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Aaron Brieno

Aaron Brieno, '14, was selected from a pool of 500 applicants for one of 18 spots in the California Senate Fellows program. He wants to continue helping the small Central Valley farming community where he was raised.

Inspired to serve — Aaron Brieno '14

October 22, 2016

Tags: Legal Clinics, Capital Center, 2016

Student success is a focus of every institution of higher education. But at University of the Pacific, it means more than just earning a degree. By the time Pacific sends its students out into the world, they are prepared for a lifetime of achievement and leadership in their careers and in their communities.

Meet Aaron Brieno '14, a Pacific graduate poised to make a lasting and meaningful difference in all aspects of his life.

The values of hard work and education have guided Aaron Brieno '14 through completing his law degree at the McGeorge School of Law to becoming a fellow in the prestigious Capitol Senate Fellowship program.

And through the examples of his family, Brieno has been moved to find ways to serve his community, especially through politics. Growing up in the small Central Valley farming town of Hanford, Brieno found inspiration in his grandparents, who were migrant farm workers, and in particular his grandmother, who enrolled in adult school at the age of 40.

When Brieno was a young adult, his father served on the city council and as interim mayor in their hometown, showing Brieno how public service could help those, like his grandparents, who were disenfranchised.

"I saw the opportunities for social change that the American political system provided," Brieno said.

He learned even more about the political process when he served as his father's campaign manager in his bid for the Kings County Board of Supervisors. Seeing firsthand the problems of working families in his region made Brieno want to speak up for them.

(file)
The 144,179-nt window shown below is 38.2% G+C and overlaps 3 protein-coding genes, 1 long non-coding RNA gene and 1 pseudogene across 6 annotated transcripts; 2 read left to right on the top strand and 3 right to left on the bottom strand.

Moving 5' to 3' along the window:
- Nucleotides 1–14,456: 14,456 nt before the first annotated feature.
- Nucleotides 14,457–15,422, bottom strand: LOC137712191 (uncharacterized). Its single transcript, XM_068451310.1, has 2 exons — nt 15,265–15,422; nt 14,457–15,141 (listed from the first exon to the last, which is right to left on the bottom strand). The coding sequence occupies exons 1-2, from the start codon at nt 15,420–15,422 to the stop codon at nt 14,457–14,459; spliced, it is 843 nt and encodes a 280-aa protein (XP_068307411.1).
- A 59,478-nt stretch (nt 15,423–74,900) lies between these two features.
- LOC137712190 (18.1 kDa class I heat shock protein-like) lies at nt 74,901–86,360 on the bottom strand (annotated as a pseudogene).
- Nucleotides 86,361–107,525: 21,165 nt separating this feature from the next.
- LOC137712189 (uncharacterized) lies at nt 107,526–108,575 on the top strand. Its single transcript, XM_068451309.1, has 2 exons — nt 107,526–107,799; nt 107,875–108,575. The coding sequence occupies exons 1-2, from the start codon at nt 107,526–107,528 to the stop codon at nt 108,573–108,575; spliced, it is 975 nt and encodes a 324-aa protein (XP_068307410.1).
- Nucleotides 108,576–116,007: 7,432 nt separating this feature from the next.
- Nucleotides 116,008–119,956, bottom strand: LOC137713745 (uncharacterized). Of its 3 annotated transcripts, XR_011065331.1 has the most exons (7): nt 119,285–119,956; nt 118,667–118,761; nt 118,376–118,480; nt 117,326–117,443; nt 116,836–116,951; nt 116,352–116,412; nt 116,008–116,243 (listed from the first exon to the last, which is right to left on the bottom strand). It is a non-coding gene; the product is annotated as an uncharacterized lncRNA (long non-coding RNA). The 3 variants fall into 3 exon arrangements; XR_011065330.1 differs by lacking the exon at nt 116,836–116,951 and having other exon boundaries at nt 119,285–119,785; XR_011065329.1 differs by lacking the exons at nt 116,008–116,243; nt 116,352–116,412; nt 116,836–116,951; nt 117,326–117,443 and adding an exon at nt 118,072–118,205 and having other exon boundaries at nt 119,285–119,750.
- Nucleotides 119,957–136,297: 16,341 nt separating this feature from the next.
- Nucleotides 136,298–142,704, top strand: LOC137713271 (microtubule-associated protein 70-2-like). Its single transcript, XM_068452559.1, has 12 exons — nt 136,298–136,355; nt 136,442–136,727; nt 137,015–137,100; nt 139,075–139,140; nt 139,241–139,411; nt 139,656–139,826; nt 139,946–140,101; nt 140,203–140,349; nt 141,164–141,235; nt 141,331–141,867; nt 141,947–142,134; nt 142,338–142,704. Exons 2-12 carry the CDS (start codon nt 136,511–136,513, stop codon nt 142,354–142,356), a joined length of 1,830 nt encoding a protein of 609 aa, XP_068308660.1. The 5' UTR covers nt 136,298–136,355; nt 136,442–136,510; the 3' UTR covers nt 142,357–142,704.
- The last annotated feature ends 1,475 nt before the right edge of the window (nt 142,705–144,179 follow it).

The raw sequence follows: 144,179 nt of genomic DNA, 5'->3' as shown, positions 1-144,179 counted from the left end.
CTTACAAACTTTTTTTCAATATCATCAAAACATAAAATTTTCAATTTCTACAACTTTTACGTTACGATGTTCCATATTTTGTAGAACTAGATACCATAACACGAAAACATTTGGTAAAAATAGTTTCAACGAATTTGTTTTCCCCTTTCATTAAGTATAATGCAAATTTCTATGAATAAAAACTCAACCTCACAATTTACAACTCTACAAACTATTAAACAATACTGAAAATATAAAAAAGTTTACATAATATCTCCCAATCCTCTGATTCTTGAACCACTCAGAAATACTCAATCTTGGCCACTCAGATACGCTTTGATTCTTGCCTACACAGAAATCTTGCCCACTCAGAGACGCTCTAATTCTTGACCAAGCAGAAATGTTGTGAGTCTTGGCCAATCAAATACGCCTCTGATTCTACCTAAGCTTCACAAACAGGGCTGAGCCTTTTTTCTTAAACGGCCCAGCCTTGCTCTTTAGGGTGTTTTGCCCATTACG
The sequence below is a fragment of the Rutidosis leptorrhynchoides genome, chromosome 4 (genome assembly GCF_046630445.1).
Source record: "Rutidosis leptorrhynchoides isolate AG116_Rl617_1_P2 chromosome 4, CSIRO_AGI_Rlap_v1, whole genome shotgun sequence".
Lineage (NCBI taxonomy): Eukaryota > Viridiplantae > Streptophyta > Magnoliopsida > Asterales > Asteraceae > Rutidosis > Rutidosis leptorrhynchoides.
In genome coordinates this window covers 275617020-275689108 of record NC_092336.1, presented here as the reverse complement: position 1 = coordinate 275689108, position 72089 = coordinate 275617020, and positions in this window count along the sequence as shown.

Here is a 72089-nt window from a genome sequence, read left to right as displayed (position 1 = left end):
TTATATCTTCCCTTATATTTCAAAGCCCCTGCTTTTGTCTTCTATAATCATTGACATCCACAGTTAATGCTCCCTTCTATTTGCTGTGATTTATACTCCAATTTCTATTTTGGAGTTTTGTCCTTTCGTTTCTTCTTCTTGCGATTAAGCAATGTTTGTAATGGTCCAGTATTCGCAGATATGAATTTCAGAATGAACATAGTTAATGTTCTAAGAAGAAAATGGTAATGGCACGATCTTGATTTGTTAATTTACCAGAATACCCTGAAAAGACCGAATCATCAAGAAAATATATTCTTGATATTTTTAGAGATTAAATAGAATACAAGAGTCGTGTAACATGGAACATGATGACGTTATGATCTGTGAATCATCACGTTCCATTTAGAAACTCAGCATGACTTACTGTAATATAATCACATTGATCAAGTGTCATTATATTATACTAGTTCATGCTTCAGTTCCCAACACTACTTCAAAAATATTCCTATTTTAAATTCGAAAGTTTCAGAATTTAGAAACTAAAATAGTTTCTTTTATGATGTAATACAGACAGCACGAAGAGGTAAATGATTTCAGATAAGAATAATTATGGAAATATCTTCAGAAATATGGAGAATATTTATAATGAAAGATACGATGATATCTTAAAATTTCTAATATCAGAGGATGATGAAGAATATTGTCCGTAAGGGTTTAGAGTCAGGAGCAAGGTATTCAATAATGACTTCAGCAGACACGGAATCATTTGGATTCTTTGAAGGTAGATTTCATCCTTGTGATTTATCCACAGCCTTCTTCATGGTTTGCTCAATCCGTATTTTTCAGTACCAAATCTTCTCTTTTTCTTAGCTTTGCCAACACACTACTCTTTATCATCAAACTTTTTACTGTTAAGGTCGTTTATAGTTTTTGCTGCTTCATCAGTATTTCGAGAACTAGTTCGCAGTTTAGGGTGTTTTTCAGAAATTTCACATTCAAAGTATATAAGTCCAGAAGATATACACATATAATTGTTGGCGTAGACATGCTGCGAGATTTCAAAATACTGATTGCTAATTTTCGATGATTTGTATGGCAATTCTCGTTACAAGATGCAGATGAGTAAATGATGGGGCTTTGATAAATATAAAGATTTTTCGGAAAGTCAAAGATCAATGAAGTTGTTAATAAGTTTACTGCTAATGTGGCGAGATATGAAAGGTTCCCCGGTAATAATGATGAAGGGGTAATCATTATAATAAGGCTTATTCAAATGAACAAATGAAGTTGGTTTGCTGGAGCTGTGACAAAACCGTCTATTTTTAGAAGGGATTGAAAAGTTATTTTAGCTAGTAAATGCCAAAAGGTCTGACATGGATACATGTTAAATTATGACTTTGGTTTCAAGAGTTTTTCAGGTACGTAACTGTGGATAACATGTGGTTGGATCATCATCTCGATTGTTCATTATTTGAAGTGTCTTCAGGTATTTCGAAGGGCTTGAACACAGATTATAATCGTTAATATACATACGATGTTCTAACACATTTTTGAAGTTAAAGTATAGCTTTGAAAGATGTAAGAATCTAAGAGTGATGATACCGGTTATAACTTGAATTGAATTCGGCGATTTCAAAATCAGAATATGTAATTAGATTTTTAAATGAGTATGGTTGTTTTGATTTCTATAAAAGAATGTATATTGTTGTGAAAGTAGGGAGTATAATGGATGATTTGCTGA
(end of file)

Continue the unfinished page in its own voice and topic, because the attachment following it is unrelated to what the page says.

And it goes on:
"I quickly realized, though, that to help people effectively, I needed to refine my advocacy, writing and speaking skills," Brieno said.

Law school seemed the obvious path to get these skills, and Brieno said he was particularly drawn to the Capitol Certificate program the McGeorge School of Law was developing as well as the school's close proximity to the Capitol. At McGeorge, Brieno found classes that helped develop his ability to communicate on behalf of disenfranchised groups, notably the Global Lawyering Skills class that taught him practical research, writing and speaking skills. And he took advantage of being near the Capitol by landing a summer internship with Assemblyman Henry T. Perea.

He also found mentors such as Adjunct Professor Rex Frasier, '00, himself a McGeorge graduate, to guide him toward success. Frazier started McGeorge's Legislative and Public Policy Clinic, and Brieno was part of the first class.

"This was truly a unique opportunity," said Brieno. "Students got to work on ideas for bills and then learn how to present the ideas to lawmakers. Many students found lawmakers who were willing to author their bills, and some were even signed into law."

Then Frazier recommended Brieno apply for the California Senate Fellows program — an extremely competitive program that received some 500 applicants for its most recent class of 18 fellows. Considered one of the most distinguished service-learning programs in the country, it is jointly sponsored by the California State Senate and the Center for California Studies at California State University, Sacramento.

While he's still deciding what career path he'll take when the fellowship ends, Brieno wants to continue serving his community. Reading an article in Forbes that listed Kings County among the 10 least-educated regions in the country led Brieno to research how to improve the educational prospects of young people in the region.

"I am laying the groundwork for a nonprofit community-based organization that will provide college, career and life counseling to low-income high school students in the Central Valley," said Brieno.

One way Brieno wants to accomplish this is through mentoring, and he has found several graduates of his former high school who have gone on to career success and are now willing to come back and work with area youth.

"My journey began in a small Central Valley town, and I'd like to continue helping families with difficulties," he said.

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